Mascarpone — So Treat Worthy!
Marty Martindale

Mascarpone is one of the smoothest, flatteringist, richest, creamiest, gotta-have, toppings you can choose.

Mascarpont is an Italian cream cheese, with just a hint of cheese flavor. Creamier than fresh butter, the Spaniards referred to  the treat as “mas que bueno,” “better than good.” It’s most frequently an ingredient in tiramisu and a delight straight from a spoon. It became a creation over 400 years ago in the Lombardy region of northern Italy in  the foothills of the Swiss Alps. To ensure rich cream from their milk, farmers nurtured their cheese-producing cows by feeding them a special  diet of  natural herbs, sweet grasses and fragrant wild flowers.

This triple-cream cheese is in the rich league of cream cheese, heavy whipping cream, crème fraiche and English clotted cream. Unlike most cheeses, ivory-colored mascarpone must be treated like a fresh dairy item. This means paying close attention to its “Use by” date.

This delicate aspect of mascarpone is, no doubt, the reason little is known of it in the U.S. until recently, for immigrants brought no perishable foods with them. Now, dairy farmers in Vermont and Wisconsin are producing a competitive product which tends to be less expensive and easier to find. Look for it in larger supermarkets and Italian delis’ refrigerated section for fine cheeses.

One of a few prized cheeses, mascarpone is an artisan cheese, and such cheeses are made all over the world from the milks of goats, cows, sheep, and buffalo. Consistencies range from very soft, soft, semi-soft, semi-hard to hard. Flavor ranges from mild, to sharp. Other artisan cheese by-products of cow’s milk are Fromage Blanc and Quark. Artisan cheeses from goat’s milk are Bonne-Bouche, Chevrier, Impastata, Feta and Fontina. For an indepth look at artisan cheeses visit:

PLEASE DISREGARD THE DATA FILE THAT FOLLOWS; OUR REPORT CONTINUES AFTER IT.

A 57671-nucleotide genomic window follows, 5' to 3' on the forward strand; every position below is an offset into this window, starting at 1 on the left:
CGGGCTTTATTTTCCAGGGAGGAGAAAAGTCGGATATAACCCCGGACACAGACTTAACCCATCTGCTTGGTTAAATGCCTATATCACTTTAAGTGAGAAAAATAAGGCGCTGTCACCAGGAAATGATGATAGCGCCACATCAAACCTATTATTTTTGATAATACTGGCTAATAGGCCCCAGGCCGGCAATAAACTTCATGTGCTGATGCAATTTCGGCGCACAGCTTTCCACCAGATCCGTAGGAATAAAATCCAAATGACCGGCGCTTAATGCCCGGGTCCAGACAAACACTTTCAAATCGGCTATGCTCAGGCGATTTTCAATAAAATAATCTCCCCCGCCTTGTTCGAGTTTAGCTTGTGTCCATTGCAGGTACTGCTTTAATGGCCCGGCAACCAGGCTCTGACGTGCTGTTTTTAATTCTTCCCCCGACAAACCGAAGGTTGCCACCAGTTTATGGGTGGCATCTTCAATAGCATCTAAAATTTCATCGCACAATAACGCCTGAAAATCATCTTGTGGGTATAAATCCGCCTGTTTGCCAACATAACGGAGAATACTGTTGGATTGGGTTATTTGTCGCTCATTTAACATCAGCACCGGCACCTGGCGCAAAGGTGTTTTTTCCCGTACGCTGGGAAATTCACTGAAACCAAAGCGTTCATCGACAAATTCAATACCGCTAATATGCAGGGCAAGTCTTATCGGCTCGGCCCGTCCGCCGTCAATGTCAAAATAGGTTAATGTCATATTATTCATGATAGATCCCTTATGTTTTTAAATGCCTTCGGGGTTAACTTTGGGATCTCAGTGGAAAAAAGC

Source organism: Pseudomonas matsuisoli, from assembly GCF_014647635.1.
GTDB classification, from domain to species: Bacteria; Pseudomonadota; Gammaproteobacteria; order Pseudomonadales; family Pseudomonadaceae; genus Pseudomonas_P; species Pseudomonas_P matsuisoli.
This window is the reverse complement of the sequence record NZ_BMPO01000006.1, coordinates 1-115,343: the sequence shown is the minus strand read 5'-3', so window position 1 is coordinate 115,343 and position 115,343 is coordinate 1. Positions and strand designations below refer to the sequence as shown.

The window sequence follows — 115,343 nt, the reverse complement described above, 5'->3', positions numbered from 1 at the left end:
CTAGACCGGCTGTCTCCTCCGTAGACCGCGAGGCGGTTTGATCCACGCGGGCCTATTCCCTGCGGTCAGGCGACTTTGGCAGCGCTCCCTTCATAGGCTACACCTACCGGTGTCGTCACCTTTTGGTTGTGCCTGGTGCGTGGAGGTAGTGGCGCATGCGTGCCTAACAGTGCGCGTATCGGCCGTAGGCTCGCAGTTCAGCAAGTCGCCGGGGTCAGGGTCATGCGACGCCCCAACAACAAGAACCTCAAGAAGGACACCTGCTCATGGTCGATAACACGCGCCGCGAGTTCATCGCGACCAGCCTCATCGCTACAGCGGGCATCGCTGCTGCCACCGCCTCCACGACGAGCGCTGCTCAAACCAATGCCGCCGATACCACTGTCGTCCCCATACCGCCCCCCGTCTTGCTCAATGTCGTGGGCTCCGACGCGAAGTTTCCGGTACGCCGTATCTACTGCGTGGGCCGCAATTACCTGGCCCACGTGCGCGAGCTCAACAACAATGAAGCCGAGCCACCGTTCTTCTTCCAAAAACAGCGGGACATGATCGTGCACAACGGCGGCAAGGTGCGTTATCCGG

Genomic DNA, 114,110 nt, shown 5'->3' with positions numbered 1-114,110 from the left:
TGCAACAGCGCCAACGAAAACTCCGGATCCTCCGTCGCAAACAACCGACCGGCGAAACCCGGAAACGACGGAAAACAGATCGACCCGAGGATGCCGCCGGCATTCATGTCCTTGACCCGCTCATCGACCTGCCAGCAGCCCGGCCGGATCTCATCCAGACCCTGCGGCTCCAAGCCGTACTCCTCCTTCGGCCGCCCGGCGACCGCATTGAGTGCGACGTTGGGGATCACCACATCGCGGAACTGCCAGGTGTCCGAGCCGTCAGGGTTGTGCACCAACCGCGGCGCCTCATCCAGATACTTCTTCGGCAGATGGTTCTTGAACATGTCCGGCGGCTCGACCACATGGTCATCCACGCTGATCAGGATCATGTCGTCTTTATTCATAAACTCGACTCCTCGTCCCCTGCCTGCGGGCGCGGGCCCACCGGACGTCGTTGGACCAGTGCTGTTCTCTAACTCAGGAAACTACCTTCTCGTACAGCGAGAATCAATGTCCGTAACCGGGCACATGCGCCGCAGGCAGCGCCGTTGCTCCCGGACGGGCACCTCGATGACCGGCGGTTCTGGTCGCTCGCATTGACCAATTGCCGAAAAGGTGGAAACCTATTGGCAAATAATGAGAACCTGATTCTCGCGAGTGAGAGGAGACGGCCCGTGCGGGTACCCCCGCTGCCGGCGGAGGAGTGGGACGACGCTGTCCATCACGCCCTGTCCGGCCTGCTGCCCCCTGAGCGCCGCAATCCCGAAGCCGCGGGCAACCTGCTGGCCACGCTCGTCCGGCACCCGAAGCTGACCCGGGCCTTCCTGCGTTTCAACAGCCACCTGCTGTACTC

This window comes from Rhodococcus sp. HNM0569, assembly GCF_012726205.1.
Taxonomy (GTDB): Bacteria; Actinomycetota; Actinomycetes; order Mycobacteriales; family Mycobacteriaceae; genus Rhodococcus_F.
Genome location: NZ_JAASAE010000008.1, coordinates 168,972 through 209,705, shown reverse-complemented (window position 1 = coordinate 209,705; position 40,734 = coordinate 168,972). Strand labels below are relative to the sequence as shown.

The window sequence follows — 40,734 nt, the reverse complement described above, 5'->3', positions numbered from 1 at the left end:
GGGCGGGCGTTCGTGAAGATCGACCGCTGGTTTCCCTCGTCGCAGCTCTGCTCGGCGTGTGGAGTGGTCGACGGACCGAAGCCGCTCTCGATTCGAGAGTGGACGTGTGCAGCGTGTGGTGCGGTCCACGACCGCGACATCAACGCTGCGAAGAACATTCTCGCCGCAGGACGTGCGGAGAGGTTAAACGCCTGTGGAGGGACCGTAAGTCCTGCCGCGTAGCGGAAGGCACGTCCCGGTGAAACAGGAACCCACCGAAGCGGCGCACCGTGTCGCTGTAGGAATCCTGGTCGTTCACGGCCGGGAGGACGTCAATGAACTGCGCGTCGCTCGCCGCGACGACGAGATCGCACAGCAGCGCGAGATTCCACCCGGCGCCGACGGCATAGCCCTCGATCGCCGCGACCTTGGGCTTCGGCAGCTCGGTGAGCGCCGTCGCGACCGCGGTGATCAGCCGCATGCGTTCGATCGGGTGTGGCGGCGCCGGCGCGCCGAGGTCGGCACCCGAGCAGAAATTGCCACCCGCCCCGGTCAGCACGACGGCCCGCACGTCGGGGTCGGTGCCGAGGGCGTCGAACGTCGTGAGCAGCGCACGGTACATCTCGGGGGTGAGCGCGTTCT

In the nutrition department, mascarpone  is a loser with fat as much as 70 to 75%, just a little less than pure butter. It registers 453 calories for each 100 grams (3-1/2 oz.). It is also low in protein. However, it is a treat, not a staple of daily life. Plus, it’s the Holidays!

Here are some ways you can use mascarpone besides in tiramisu.

  • Mascarpone’s delicate flavor needs little embellishment other than some plain fruit or berries
  • Include the cheese in dips, fillings, frostings, spreads and by itself melted as a sauce.
  • Creamy embellishment to caviar and smoked fish
  • For Gorgonzola pasta sauce, combine heavy cream, Gorgonzola and mascarpone cheese.
  • Zabaglione, in French sabayon, is better with it; it’s the “magic” in tiramisu, exceptional cheesecake.
  • Over Dungeness crab in tiny raviolis.
  • Flavor enhancers:  sprinkle with cocoa, sweetener, cinnamon, finely ground coffee beans or grated chocolate.
  • As a Mediterranean hor d’oeuvres blend mascarpone with anchovies, mustard and herbs.
  • Use as a dressing for a fresh fig, prosciuto and arugula salad.
  • Use instead of butter to thicken and enrich rissoto.
Marty Martindale

About Marty Martindale

Foodsite Magazine and Marty aim to help the cooking-challenged avoid dependence on others due to lack of cooking knowhow. We concentrate on quick breakfasts, portable lunches and “good-4-u” night meals. With readily available web translation, the magazine explains separate foods, a little of their history, their nutrition, suggested “go-withs,” serving ideas and links to foodsites with recipes.

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